Advantages When You Refinance a Loan
Although a new loan might lack attractive features of an existing loan, refinancing has several potential benefits:
- Lower your interest rates. A common reason for refinancing is to lower financing costs; to do so, you typically need to refinance into a loan with an interest rate that is lower than your existing rate by qualifying for a lower rate based on market conditions or an improved credit score. Lower interest rates typically result in lower interest costs and significant savings over the life of the loan, especially with large or long-term loans.
- Change the loan term. While you can extend repayment to increase the term of the loan (but potentially pay more in interest costs), you also can refinance into a shorter-term loan. For example, you might want to refinance a 30-year home loan into a 15-year home loan that comes with higher monthly payments but a lower interest rate.
- Consolidate debts. If you have multiple loans, it might make sense to consolidate them into a single loan, especially if you can get a lower interest rate. One loan makes it easier to keep track of payments.
- Change your loan type. If you have a variable-rate loan that causes your monthly payments to fluctuate as interest rates change, you might prefer to switch to a loan at a fixed rate. A fixed-rate loan offers protection if rates are currently low but are expected to rise and results in predictable monthly payments.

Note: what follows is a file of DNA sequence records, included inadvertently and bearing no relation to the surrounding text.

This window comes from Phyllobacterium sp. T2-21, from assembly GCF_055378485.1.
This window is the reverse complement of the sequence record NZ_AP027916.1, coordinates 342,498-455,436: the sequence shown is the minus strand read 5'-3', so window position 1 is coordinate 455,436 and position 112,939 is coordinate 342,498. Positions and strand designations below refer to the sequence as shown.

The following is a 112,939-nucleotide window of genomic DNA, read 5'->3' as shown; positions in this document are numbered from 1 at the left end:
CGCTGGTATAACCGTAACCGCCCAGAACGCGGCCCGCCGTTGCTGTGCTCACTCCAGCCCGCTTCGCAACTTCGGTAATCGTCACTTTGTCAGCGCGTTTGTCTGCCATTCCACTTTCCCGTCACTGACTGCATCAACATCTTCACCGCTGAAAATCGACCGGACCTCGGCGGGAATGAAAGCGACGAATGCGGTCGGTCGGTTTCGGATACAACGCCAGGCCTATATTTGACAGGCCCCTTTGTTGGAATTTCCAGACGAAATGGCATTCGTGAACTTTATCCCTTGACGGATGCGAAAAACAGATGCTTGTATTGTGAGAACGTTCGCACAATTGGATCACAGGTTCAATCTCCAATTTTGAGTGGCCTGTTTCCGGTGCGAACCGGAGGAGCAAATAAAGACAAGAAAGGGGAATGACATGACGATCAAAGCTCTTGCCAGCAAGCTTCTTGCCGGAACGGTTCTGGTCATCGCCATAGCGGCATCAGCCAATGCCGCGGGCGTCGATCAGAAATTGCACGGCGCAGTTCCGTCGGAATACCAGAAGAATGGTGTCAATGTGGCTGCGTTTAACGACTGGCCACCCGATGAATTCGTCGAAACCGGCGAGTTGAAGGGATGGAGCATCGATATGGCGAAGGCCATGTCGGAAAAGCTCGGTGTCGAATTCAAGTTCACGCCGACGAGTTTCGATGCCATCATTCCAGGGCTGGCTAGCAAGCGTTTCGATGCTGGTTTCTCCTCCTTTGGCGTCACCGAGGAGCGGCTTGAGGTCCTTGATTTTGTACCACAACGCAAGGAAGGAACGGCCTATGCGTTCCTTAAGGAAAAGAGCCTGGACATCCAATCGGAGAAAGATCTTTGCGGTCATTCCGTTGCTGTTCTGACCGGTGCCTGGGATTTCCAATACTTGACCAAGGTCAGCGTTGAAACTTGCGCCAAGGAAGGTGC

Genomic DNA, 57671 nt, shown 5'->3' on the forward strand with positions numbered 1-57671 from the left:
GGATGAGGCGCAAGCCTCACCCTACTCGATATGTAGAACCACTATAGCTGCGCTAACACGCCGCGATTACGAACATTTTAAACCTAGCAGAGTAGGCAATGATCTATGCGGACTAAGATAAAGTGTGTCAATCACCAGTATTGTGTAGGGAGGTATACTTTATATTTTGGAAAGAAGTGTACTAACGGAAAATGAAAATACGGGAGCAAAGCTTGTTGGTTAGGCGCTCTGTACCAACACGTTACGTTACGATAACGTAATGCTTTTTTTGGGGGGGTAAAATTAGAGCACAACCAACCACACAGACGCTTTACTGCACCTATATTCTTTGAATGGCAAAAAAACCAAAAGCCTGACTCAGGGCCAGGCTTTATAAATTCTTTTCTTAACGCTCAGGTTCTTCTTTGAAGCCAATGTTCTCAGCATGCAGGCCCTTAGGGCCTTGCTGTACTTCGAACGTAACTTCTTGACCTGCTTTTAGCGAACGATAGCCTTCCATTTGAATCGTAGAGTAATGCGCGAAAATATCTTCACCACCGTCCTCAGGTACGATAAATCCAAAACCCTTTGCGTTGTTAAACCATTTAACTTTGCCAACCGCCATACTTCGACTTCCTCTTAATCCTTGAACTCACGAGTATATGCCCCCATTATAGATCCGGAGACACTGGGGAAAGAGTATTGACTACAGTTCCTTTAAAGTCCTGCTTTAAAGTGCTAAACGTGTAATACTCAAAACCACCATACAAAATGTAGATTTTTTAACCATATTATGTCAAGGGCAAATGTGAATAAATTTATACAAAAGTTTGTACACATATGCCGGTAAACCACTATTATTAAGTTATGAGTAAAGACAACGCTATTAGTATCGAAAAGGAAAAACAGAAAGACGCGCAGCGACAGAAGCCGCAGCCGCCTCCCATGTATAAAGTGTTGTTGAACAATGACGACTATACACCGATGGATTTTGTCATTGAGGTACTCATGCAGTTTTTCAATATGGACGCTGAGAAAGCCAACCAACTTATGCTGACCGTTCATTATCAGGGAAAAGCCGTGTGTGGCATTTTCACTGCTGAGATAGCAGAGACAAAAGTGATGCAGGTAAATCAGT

- Lower your monthly payments. Whether you lower the interest rate on your loan or extend the amount of time you’ll take to repay it, your new loan balance will most likely be smaller than your original loan balance because you will have lower interest costs or more time to repay. The new monthly payment should decrease as a result. The outcome is often a healthier monthly cash flow and more money available in the budget for other essential monthly expenses.
- Pay off a loan that’s due. Some loans, particularly balloon loans, have to be repaid on a specific date, but you might not have the funds available for a large lump-sum payment. In those cases, it might make sense to refinance the loan using a new loan to fund the balloon payment in order to gain more time to pay off the debt. For example, some business loans are due after just a few years but can be refinanced into longer-term debt after the business has established itself and shown a history of making on-time payments.